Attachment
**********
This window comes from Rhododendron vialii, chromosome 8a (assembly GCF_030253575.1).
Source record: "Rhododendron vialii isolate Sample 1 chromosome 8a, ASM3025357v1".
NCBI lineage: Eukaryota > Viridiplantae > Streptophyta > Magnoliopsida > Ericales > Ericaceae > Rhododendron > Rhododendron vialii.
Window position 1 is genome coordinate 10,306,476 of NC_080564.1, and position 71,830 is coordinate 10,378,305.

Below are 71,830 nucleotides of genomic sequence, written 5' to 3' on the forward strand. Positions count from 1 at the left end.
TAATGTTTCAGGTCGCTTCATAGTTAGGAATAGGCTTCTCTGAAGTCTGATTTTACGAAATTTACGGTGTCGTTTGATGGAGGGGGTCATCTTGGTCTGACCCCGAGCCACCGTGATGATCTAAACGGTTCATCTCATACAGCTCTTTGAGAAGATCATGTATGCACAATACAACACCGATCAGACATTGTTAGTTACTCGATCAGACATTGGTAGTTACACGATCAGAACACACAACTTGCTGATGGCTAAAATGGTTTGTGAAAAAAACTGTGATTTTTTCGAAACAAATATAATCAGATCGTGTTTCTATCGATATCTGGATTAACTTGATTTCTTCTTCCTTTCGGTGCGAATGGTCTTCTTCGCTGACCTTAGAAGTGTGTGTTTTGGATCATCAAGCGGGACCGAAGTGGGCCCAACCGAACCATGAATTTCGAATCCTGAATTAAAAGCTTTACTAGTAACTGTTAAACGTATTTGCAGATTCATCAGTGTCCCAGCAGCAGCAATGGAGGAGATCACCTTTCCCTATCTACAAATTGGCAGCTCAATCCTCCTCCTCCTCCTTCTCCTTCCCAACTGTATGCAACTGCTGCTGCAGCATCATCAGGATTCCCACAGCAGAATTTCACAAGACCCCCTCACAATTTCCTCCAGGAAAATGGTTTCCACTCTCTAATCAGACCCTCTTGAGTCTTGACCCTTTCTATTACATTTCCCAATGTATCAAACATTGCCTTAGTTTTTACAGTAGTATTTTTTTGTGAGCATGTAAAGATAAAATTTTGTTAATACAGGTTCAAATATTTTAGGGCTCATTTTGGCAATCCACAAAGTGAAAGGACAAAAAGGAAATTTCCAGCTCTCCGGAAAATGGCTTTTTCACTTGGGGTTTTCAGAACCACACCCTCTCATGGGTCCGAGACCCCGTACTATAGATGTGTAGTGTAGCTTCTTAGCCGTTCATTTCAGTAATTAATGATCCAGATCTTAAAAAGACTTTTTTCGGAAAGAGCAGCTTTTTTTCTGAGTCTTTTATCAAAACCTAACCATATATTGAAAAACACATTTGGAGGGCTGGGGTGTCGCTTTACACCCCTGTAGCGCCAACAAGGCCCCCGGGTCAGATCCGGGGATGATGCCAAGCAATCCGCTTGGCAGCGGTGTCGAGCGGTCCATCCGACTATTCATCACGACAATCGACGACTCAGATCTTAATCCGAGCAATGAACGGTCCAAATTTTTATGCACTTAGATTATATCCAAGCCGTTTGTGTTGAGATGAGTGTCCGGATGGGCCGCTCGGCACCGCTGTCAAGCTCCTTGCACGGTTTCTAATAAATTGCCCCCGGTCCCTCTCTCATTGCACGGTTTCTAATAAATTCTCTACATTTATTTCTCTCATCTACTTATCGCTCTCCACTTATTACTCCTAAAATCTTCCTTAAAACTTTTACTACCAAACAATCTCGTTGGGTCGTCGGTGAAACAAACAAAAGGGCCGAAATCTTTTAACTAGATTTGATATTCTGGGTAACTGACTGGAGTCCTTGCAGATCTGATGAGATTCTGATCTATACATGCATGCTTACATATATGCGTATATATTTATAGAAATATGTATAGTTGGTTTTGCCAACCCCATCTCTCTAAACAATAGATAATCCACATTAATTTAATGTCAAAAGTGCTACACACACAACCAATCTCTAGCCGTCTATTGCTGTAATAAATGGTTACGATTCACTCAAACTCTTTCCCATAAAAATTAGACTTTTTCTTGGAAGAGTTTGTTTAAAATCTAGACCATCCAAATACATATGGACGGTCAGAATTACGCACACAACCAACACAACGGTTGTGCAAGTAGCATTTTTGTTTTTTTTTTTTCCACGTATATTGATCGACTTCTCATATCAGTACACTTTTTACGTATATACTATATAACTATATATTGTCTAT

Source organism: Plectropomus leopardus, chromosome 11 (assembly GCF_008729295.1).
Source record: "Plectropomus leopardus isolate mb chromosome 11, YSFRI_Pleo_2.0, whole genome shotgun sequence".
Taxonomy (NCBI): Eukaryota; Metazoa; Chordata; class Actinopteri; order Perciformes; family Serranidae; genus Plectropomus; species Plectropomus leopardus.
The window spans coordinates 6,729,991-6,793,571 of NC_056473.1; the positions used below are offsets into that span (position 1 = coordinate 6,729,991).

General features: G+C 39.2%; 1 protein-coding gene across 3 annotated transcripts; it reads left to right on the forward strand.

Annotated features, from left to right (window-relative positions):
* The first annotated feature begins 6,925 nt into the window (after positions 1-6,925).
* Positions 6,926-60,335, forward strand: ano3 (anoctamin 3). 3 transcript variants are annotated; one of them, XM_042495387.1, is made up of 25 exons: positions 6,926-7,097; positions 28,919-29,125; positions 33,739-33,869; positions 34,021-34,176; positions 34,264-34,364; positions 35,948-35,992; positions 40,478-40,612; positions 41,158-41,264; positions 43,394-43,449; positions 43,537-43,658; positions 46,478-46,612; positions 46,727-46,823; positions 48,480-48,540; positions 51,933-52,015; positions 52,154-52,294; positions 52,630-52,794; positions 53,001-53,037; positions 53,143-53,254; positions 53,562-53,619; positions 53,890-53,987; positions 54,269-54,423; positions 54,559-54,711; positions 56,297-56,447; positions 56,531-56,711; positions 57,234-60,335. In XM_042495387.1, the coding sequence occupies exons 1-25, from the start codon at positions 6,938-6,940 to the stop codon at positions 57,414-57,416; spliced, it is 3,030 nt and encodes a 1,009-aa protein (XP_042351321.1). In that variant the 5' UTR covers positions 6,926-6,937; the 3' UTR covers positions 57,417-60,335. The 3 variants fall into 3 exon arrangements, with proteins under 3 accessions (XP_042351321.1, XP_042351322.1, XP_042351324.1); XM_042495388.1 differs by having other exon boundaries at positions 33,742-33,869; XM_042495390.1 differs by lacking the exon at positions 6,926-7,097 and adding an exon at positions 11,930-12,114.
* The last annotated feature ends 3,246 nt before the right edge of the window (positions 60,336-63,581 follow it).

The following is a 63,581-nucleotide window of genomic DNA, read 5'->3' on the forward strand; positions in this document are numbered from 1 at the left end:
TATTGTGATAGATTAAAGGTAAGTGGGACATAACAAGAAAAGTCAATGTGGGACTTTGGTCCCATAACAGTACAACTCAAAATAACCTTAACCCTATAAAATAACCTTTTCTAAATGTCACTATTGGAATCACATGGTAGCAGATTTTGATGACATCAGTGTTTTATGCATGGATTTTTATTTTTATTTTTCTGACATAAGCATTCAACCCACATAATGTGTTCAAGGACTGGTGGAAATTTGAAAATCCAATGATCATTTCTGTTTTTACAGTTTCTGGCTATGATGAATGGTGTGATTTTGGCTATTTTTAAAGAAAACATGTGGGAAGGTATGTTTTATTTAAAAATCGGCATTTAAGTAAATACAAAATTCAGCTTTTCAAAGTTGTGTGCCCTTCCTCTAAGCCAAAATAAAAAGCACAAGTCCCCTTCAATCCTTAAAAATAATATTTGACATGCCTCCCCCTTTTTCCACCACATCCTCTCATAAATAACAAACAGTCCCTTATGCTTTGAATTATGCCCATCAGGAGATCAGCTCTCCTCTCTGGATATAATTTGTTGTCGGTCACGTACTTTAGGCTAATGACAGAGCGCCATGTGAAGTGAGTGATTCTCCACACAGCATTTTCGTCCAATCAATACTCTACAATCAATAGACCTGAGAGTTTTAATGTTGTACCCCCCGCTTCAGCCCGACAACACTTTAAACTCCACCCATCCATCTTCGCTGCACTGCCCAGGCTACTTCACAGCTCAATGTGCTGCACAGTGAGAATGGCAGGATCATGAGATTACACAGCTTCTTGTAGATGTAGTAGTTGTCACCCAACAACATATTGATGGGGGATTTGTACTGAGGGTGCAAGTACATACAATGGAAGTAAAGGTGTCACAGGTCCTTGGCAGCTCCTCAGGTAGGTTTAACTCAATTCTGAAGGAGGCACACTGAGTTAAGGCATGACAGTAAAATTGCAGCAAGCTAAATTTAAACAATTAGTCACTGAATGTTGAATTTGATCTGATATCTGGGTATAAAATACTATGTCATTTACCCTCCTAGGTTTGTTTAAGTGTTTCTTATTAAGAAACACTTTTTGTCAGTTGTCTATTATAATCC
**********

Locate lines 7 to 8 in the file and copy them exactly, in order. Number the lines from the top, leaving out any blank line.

Source organism: Plectropomus leopardus, chromosome 11 (assembly GCF_008729295.1).
Source record: "Plectropomus leopardus isolate mb chromosome 11, YSFRI_Pleo_2.0, whole genome shotgun sequence".